Uninsured Have Growing Numbers of Options
(SAN BERNARDINO, Calif.) A November 2010 study by the Insure The Uninsured Project shows that 25.1 percent of San Bernardino County residents under age 65 – more than one in four – are without insurance. In Riverside County, it’s even worse, as 28 percent of people under age 65 there are without insurance.
This is almost 1 million people, and a good many of them are members of the Inland Empire’s middle class. Another study, released by the California Healthcare Foundation in December 2010 shows more stunning statistics about the state’s uninsured population.
- Working people in California are more likely to be uninsured than in the United States as a whole, even if they are self-employed or work for a government entity.
- More than half of California’s uninsured children are in families where at least one adult has a full-time, year-round job.
- One in three of California’s uninsured have family incomes of more than $50,000 a year.
That means that while many of the 7.2 million uninsured California residents earn an otherwise comfortable living, the rising cost of insurance has forced them to view health care as an unaffordable luxury.
Help for uninsured people making up to $88,200 for a family of four is coming in 2014. The national exchange is a key piece of the federal Affordable Health Care Act of 2010.
“In 2014, people will be able to purchase insurance from a national exchange,” said Dr. Albert Arteaga, founder and CEO of LaSalle Medical Associates. “This exchange will be similar to California’s Healthy Families program, but it will also be available to adults, and to anyone in families making up to four times as much as the poverty level.”
In San Bernardino and Riverside counties, the poverty level is $22,050 per year for a family of four. Larger families will qualify for the exchange even if they make more than $88,200, while individuals and smaller families qualify at lower incomes.
The provisions of this act don’t fully kick in until 2014, but government entities at the federal, state and local levels are already working with health care providers to make the transition to full implementation of this act.
Dr. Arteaga expects there will be some changes to the Affordable Health Care Act of 2010 before it is fully implemented, but is looking forward to the reforms.
“No matter how it is modified, the Affordable Care Act is still a step forward,” he said. “We eventually need to move to everyone having access to health care, whenever they need it.”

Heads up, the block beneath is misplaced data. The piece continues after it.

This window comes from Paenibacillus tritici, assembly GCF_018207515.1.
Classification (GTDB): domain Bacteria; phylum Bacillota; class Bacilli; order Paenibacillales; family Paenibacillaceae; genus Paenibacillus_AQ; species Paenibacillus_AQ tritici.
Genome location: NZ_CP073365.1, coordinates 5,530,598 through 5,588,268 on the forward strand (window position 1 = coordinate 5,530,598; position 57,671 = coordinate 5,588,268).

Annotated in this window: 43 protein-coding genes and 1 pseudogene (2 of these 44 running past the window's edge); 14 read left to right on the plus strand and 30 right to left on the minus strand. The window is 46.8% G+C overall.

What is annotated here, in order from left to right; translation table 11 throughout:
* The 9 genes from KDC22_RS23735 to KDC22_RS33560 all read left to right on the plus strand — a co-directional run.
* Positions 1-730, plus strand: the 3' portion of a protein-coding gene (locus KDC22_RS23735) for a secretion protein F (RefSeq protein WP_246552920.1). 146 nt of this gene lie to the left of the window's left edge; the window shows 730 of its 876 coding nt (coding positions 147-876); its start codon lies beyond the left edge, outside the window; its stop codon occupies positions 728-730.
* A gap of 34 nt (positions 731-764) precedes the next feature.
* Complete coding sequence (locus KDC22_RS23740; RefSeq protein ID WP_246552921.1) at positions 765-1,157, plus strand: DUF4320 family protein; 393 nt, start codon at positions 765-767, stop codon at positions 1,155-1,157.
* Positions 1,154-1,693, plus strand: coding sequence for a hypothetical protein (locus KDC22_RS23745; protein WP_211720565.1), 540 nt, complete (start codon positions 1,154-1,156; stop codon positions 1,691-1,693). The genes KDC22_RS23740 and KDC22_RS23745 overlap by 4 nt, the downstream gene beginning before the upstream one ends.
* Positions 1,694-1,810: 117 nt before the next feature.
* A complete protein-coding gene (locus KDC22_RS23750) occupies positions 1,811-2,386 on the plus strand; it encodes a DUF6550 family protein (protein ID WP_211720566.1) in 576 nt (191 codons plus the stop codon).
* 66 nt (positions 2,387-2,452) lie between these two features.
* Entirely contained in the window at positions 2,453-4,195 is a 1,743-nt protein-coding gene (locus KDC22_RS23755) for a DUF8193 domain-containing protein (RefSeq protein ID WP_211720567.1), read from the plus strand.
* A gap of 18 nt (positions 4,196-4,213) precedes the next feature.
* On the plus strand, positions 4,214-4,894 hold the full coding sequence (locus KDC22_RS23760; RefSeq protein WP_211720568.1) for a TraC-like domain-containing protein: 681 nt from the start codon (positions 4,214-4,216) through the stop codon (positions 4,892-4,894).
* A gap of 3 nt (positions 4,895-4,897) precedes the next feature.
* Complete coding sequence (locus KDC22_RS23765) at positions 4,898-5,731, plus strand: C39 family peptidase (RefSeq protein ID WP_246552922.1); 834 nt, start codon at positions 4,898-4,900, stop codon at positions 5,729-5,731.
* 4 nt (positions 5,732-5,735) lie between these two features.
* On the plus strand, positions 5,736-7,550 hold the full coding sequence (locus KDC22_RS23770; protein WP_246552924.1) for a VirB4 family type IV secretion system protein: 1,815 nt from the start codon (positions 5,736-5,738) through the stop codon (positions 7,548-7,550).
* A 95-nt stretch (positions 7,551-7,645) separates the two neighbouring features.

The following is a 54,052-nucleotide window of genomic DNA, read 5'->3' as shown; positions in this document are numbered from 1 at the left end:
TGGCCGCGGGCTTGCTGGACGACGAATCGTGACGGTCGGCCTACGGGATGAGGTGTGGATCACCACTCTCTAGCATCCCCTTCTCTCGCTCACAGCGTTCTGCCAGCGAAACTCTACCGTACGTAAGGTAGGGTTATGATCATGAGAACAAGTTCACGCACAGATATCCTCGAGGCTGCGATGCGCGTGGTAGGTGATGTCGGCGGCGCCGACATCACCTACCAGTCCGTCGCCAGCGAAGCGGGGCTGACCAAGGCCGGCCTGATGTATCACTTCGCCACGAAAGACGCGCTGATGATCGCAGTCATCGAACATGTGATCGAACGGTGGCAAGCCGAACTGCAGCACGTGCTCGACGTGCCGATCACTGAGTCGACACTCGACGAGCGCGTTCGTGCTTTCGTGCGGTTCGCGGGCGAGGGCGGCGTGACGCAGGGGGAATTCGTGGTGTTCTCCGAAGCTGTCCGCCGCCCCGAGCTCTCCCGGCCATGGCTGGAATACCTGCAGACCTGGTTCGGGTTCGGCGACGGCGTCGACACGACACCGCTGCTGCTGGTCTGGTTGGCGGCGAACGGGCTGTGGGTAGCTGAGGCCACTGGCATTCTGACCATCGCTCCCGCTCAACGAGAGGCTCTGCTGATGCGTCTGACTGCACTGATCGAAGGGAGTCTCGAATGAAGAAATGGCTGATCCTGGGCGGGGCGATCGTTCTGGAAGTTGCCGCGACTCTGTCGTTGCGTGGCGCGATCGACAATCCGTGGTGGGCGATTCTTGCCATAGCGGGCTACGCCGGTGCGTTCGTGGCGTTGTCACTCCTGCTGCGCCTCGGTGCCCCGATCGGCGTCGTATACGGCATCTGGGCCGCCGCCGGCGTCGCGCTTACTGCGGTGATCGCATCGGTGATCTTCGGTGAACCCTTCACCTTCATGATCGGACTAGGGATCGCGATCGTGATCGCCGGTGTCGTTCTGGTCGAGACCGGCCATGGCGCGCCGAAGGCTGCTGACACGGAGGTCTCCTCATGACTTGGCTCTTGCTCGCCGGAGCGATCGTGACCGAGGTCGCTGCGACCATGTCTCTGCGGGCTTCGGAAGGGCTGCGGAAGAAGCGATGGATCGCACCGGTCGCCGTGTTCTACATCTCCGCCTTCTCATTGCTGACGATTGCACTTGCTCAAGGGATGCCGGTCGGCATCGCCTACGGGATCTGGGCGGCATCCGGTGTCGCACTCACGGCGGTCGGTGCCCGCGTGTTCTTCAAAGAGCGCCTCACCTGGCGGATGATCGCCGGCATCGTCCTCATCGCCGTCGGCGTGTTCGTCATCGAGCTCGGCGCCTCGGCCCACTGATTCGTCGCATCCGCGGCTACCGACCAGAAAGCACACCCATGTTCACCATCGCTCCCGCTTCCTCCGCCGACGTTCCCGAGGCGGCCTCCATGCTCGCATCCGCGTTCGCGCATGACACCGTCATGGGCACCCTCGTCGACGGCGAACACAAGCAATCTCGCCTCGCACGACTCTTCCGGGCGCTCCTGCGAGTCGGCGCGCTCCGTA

The consequences of people being forced to live without health insurance can be tragic.
“Saying someone can live without health insurance is like saying they can live without God in their life,” said Dr. Arteaga. “It may work, until there is a crisis.”
Many health care providers, including LaSalle Medical Associates, help people meet their health care needs by making office visits as affordable as possible.
Dr. Arteaga urges those who must pay cash to do so for annual immunizations and health screenings.
“Prevention is not popular, and I can understand why it may seem difficult to pay money to see a doctor when nothing is wrong,” he said. “But in the long run, it often is much more economical than waiting until something is seriously wrong.”
Often, there are already affordable options to being completely without health insurance. This is especially true for uninsured children.
Perhaps the most startling statistic from the California Healthcare Foundation is: As many as six in 10 of uninsured children are eligible for California’s two largest public insurance programs, Medi-Cal and Healthy Families.
Medi-Cal is for low-income families with children, all children in foster care, and low-income adults who are seniors, disabled, pregnant or coping with certain chronic diseases.
Qualification is based on family size, and ages of the children. County departments of social services determine eligibility.
Both San Bernardino and Riverside counties have multiple branches of their department of public social services. One can find the branch nearest them by calling (951) 955-6400 in Riverside County or (909) 388-0245 in San Bernardino County.
According to Healthy Families’ website. www.healthyfamilies.ca.gov, a family of four (two adults and two children, or one adult and three children) would usually qualify for Medi-Cal if making less than $44,100 yearly. Larger families could make more, and smaller families qualify on a lower income.
Healthy Families partially subsidizes health care for children under 19. This costs their families between $4 and $24 per month per child, up to a maximum of $72 per month per family. These families must also pay co-pays, usually about $5 to $15 per doctor visit, up to $250 per family each year.
Healthy Families is for families whose household income is too much for Medi-Cal but below another state standard, according to www.healthyfamilies.ca.gov. A family of four would qualify if making up to $55,128, with larger families eligible even if they earn more and smaller families qualifying on a lower income.
Families can enroll in Healthy Families with help from their doctor’s office. They have a choice of plans, which in the Inland Empire includes Inland Empire Health Plan, Molina Health Care, Anthem Blue Cross, Health Net and Kaiser Permanente.
LaSalle Medical Associates in California, with offices in San Bernardino, Fontana and Hesperia, has enrolled more families than most medical practices anywhere in California.
The LaSalle medical clinics are at 17577 Arrow Blvd. in Fontana, (909) 823-4454; 1505 West 17th St, (909) 887-6494, and 565 N. Mt. Vernon Ave., (909) 884-9091 in San Bernardino, and 16455 Main St. in Hesperia, (760) 947-2161.
For additional information about LaSalle Medical Associates, call (909) 890-0407.
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